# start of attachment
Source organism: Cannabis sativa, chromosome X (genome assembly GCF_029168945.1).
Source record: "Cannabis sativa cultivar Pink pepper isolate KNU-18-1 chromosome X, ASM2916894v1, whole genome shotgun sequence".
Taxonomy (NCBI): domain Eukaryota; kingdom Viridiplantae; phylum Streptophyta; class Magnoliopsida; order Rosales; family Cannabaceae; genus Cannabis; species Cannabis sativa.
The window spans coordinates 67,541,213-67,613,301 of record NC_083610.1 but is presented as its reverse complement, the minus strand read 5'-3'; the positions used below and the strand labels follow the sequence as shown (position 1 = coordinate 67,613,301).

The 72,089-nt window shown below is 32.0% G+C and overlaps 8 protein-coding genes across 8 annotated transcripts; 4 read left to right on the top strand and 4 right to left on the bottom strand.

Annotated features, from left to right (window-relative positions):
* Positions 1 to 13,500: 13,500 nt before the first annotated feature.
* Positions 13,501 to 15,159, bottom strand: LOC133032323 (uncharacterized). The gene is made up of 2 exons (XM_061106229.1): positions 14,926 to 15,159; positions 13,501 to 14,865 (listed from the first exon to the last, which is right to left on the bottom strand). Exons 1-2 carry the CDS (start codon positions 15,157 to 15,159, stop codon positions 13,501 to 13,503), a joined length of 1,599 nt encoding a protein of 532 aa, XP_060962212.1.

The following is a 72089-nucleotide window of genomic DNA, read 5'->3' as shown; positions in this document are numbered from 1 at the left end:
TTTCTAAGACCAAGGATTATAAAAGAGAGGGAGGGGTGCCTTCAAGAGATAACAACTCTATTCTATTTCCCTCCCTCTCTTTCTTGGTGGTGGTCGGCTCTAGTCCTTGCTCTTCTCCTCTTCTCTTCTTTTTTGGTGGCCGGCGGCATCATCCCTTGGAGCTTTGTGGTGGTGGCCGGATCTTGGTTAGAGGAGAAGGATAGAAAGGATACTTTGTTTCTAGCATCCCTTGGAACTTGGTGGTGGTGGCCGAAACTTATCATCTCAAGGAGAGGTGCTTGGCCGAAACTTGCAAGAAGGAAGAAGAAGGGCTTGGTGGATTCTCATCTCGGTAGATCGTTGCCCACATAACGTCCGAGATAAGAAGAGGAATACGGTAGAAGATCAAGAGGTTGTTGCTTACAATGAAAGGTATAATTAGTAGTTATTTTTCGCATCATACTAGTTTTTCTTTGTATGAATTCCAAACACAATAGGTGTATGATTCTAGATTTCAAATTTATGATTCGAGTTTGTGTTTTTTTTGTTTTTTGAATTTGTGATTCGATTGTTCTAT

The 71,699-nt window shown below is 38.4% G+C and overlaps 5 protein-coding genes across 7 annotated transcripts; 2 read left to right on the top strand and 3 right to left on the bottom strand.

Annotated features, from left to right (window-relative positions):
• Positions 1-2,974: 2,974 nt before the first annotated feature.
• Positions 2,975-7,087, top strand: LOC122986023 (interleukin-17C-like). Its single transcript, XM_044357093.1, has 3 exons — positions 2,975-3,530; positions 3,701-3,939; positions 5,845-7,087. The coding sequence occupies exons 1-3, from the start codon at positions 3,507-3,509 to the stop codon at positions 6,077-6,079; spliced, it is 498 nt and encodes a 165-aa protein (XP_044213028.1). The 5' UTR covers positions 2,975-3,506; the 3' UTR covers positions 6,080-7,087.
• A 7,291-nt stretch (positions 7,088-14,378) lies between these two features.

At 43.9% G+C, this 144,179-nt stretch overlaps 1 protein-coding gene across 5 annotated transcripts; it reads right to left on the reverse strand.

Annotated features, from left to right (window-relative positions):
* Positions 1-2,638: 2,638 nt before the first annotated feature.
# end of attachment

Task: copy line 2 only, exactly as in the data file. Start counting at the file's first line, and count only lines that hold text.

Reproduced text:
Source record: "Cannabis sativa cultivar Pink pepper isolate KNU-18-1 chromosome X, ASM2916894v1, whole genome shotgun sequence".